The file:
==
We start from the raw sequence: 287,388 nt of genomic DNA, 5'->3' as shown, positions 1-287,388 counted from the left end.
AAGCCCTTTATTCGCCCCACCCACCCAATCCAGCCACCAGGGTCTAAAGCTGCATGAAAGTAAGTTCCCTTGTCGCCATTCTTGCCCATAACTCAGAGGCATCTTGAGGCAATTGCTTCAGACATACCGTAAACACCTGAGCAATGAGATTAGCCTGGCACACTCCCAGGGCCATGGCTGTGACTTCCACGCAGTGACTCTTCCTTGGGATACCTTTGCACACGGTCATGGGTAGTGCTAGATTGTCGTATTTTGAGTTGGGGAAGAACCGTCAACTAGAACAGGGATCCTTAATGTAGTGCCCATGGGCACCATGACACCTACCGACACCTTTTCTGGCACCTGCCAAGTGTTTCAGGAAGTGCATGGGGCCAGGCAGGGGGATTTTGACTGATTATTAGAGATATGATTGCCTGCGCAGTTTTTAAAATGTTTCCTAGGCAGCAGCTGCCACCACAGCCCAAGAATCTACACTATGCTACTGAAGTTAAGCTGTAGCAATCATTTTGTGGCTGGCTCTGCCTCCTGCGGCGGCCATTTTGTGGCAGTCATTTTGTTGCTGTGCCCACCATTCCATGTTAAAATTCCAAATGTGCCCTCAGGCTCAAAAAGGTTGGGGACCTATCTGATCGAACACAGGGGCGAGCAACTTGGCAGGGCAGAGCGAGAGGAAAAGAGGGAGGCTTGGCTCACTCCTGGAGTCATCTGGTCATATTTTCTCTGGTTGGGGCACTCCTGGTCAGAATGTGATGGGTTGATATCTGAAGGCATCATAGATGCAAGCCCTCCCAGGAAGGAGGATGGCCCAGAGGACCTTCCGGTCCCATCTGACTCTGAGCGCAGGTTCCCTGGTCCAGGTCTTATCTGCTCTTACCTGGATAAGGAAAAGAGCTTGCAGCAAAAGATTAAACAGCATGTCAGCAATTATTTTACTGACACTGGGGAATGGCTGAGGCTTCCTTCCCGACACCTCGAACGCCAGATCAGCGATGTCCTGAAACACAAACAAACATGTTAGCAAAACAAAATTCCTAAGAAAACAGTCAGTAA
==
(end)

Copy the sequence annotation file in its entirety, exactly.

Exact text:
We start from the raw sequence: 287,388 nt of genomic DNA, 5'->3' as shown, positions 1-287,388 counted from the left end.
AAGCCCTTTATTCGCCCCACCCACCCAATCCAGCCACCAGGGTCTAAAGCTGCATGAAAGTAAGTTCCCTTGTCGCCATTCTTGCCCATAACTCAGAGGCATCTTGAGGCAATTGCTTCAGACATACCGTAAACACCTGAGCAATGAGATTAGCCTGGCACACTCCCAGGGCCATGGCTGTGACTTCCACGCAGTGACTCTTCCTTGGGATACCTTTGCACACGGTCATGGGTAGTGCTAGATTGTCGTATTTTGAGTTGGGGAAGAACCGTCAACTAGAACAGGGATCCTTAATGTAGTGCCCATGGGCACCATGACACCTACCGACACCTTTTCTGGCACCTGCCAAGTGTTTCAGGAAGTGCATGGGGCCAGGCAGGGGGATTTTGACTGATTATTAGAGATATGATTGCCTGCGCAGTTTTTAAAATGTTTCCTAGGCAGCAGCTGCCACCACAGCCCAAGAATCTACACTATGCTACTGAAGTTAAGCTGTAGCAATCATTTTGTGGCTGGCTCTGCCTCCTGCGGCGGCCATTTTGTGGCAGTCATTTTGTTGCTGTGCCCACCATTCCATGTTAAAATTCCAAATGTGCCCTCAGGCTCAAAAAGGTTGGGGACCTATCTGATCGAACACAGGGGCGAGCAACTTGGCAGGGCAGAGCGAGAGGAAAAGAGGGAGGCTTGGCTCACTCCTGGAGTCATCTGGTCATATTTTCTCTGGTTGGGGCACTCCTGGTCAGAATGTGATGGGTTGATATCTGAAGGCATCATAGATGCAAGCCCTCCCAGGAAGGAGGATGGCCCAGAGGACCTTCCGGTCCCATCTGACTCTGAGCGCAGGTTCCCTGGTCCAGGTCTTATCTGCTCTTACCTGGATAAGGAAAAGAGCTTGCAGCAAAAGATTAAACAGCATGTCAGCAATTATTTTACTGACACTGGGGAATGGCTGAGGCTTCCTTCCCGACACCTCGAACGCCAGATCAGCGATGTCCTGAAACACAAACAAACATGTTAGCAAAACAAAATTCCTAAGAAAACAGTCAGTAA